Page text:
But that doesn’t mean that the man in the Kremlin will cease his psychological games. Merely that his Dirty Tricks Department will have its orders tweaked a little. And there has been one hint recently of a development that could, depending on your mood, be seen either as hilariously funny or profoundly sinister. At the last meeting of the Russian Security Council, there was talk of the “desatanisation” of Ukraine. That’s right: desatanisation. Things have apparently moved on a bit from “denazification”, which is what the Putinistas said they were aiming at back in February.

And it’s not an aberration. The theme of Western (and Ukrainian) Satanism has cropped up with some regularity in discourse in recent months and years – and was mentioned, notably, in Mr Putin’s speech last month on the solemn occasion of Moscow’s annexation of four Ukrainian regions. But it has become noticeably mainstream in the last week or so. Everyone from indefatigable propagandist Vladimir Solovyov to the sinister Mr Kadyrov has decried Satanism. And Aleksei Pavlov – aide to powerful Security Council chief Nikolai Patrushev – has even found time to pen a longish article in the popular weekly Argumenti i Fakti on Satanism’s prevalence and practice in Ukraine today.

Now, it’s neither news nor very surprising that Mr Putin is looking for a way to turn the war in Ukraine into a Holy War. He has signally failed to turn it into a Patriotic War, after all, and public reaction to “partial mobilisation” has made that failure still more obvious. Besides this, the ever-obliging Patriarch Kirill of Moscow and All Rus – the top man in Russian Orthodoxy – gave his blessing to Mr Putin’s battle with the Antichrist some time ago.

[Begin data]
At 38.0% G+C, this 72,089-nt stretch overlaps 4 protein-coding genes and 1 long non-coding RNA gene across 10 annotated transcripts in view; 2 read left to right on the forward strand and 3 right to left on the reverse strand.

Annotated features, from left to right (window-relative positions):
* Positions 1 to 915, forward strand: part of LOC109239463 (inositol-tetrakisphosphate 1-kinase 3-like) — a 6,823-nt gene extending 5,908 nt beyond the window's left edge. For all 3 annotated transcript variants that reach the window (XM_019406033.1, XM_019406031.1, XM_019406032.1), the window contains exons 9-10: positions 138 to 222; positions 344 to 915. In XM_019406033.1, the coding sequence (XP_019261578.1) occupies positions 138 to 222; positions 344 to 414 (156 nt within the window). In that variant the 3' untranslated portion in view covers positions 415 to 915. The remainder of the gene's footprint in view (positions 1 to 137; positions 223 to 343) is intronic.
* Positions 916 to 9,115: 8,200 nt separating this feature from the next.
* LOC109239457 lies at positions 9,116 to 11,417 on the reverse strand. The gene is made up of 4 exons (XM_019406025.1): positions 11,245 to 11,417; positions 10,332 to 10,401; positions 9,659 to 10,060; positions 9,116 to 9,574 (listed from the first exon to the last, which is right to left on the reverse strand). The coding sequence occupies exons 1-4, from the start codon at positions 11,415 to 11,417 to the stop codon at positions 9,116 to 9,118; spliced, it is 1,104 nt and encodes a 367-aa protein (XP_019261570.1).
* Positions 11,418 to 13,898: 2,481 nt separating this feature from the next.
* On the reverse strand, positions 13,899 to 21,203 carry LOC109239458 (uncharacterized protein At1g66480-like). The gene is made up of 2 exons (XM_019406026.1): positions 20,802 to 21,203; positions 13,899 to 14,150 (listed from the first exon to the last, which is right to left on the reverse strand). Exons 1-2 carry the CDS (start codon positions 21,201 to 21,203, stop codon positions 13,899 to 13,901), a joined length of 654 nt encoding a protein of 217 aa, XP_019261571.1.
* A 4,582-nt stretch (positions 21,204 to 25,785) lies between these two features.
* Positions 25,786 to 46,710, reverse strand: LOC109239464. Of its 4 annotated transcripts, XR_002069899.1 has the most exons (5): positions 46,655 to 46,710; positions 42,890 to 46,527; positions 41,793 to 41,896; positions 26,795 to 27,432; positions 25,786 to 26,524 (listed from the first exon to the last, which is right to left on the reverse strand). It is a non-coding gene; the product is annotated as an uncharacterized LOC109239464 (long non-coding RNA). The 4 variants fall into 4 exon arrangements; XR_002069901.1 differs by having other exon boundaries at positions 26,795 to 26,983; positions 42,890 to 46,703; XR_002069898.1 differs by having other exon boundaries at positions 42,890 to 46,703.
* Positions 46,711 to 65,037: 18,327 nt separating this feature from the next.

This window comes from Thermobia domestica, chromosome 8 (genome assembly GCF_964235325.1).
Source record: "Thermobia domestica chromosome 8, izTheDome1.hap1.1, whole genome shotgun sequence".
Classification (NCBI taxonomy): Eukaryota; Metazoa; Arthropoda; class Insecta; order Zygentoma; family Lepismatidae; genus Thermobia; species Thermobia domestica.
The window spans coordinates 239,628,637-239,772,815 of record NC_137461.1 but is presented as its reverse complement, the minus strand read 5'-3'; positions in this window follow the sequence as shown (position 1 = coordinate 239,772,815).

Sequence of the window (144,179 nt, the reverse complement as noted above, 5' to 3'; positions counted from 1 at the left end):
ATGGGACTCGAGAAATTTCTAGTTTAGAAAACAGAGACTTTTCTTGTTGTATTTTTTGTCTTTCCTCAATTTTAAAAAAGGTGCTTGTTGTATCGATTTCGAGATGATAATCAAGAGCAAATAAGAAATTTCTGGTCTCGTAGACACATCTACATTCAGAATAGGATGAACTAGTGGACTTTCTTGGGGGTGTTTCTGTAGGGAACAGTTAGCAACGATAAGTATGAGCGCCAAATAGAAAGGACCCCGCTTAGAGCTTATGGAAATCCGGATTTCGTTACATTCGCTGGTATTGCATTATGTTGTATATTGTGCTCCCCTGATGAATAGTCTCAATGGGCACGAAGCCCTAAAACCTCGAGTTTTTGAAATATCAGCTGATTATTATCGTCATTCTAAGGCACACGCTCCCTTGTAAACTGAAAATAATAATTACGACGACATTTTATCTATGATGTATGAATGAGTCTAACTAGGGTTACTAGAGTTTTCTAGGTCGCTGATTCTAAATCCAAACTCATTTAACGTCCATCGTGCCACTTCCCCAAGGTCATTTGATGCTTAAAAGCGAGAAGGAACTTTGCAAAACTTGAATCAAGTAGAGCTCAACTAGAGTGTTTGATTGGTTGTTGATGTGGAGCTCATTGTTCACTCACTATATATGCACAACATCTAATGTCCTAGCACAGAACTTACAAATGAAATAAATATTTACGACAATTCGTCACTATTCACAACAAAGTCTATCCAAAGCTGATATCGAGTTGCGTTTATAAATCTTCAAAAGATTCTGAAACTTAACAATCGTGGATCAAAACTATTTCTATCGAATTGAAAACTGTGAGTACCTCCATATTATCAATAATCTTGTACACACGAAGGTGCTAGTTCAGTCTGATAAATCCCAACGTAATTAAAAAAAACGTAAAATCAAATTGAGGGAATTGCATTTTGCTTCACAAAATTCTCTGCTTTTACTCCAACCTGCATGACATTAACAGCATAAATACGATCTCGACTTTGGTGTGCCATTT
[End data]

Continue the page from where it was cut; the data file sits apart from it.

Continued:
However, mainstreaming “desatanisation” would appear to be a step in what might, in other circumstances, be seen as an admirably ecumenical direction. Muslims lose no sleep over the Antichrist, but they – like Orthodox Christians – certainly have a problem with Satan (or Sheitan, as he’s known in the Koran). So it would seem that the Russian leader is hedging his religious bets and seeking a new jihad against the infidels of the West and their proxy Ukraine, as a motive for

mobilising more soldiers among Muslims in the Caucasus, Tatarstan, Bashkortostan, and elsewhere. It’s logical, because predominantly Muslim ethnic groups and regions have already been bearing more than their share of the burden of the war. It’s also because one of the main hardliners, Chechnya’s Mr Kadyrov, tends to flaunt Islam and, as we just saw, has been going with the anti-Satanist flow recently.

Whether Mr Putin understands the forces he’s toying with is an interesting question. Whether he cares may be more interesting still.

Meanwhile, things just get dirtier and dirtier. Last month it was explosions on the Nord Stream pipeline, even if we don’t know precisely whose dirty trick that was. This month it’s been talk of dirty bombs. Today (Wednesday) it’s been drones attacking oil tankers, which could end up very dirty indeed, if oil is spilled. And tomorrow? Who knows? But we shouldn’t be too surprised, since apparently Satan is involved…

Ilian Vassilev